A Central Bank is a financial institution given privileged control by the government over the production and distribution of money and credit for a nation or group of nations.
Most central banks are not government agencies. They are private organizations that are in charge of monetary policy for the nation from which the government borrows money.
The unique feature of a Central Bank is its monopoly on the creation and issuance of banknotes and cash. They control the money supply.
Central banks wield a couple of monetary powers that allow them to manipulate the economy of the nation over which they preside. The first power is the ability to raise or lower interest rates on the borrowing of the nation's currency.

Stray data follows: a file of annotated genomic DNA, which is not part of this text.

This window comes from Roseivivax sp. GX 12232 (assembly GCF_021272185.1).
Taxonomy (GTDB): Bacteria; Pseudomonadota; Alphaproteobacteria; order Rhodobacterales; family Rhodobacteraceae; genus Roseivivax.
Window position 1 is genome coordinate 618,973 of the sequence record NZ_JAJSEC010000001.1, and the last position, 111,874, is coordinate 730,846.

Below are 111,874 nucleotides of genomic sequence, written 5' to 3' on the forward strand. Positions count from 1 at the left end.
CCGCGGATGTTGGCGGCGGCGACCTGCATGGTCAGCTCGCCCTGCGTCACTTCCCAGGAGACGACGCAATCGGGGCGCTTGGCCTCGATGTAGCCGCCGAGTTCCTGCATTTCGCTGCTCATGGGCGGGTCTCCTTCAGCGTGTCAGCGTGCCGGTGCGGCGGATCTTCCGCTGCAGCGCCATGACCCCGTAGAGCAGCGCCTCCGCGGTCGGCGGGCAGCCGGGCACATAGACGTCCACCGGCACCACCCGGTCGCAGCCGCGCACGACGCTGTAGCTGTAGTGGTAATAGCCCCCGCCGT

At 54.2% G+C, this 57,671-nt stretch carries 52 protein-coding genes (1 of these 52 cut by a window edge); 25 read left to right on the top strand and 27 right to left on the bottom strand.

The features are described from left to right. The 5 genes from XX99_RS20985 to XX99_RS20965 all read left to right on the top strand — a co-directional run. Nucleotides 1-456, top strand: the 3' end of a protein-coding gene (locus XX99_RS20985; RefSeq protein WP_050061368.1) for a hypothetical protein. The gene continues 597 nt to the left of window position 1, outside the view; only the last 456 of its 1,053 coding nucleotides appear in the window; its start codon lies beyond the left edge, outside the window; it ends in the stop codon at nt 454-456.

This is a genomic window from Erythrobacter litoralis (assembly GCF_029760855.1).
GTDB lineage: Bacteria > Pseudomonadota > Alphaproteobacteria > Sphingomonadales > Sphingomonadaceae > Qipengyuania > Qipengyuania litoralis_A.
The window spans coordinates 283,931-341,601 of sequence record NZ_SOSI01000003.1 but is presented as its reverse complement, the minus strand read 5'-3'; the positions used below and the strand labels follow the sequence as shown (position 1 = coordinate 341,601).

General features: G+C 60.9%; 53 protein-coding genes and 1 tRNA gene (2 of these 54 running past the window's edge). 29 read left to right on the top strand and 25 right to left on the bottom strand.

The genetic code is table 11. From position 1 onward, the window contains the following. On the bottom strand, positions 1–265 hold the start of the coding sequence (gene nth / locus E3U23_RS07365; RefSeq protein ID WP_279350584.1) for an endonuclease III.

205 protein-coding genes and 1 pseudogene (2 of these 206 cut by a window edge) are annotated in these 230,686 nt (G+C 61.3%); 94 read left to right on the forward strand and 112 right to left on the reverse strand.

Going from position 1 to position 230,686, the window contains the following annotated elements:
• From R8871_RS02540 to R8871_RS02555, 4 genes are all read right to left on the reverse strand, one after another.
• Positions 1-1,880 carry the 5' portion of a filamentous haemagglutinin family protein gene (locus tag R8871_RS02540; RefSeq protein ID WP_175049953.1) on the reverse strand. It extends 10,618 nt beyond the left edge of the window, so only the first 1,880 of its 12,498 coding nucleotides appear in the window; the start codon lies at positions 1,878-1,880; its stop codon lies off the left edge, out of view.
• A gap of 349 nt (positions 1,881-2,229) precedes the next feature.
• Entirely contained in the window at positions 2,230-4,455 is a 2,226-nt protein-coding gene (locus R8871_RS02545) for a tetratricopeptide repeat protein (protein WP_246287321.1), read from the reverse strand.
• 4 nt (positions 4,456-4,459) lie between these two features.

Low interest rates promote economic growth because the cost of money is cheap, allowing for businesses and entrepreneurs to borrow money and grow the economy with low interest payments.
High interests rates slow economic growth. Businesses, entrepreneurs, and individuals in general cannot borrow as much. Money becomes more valuable as a result.
The second power that central banks wield is the ability to regulate other banks with capital requirements and reserve requirements; that is, how much liquid cash banks must have on hand, thus affecting how much banks can lend out to customers.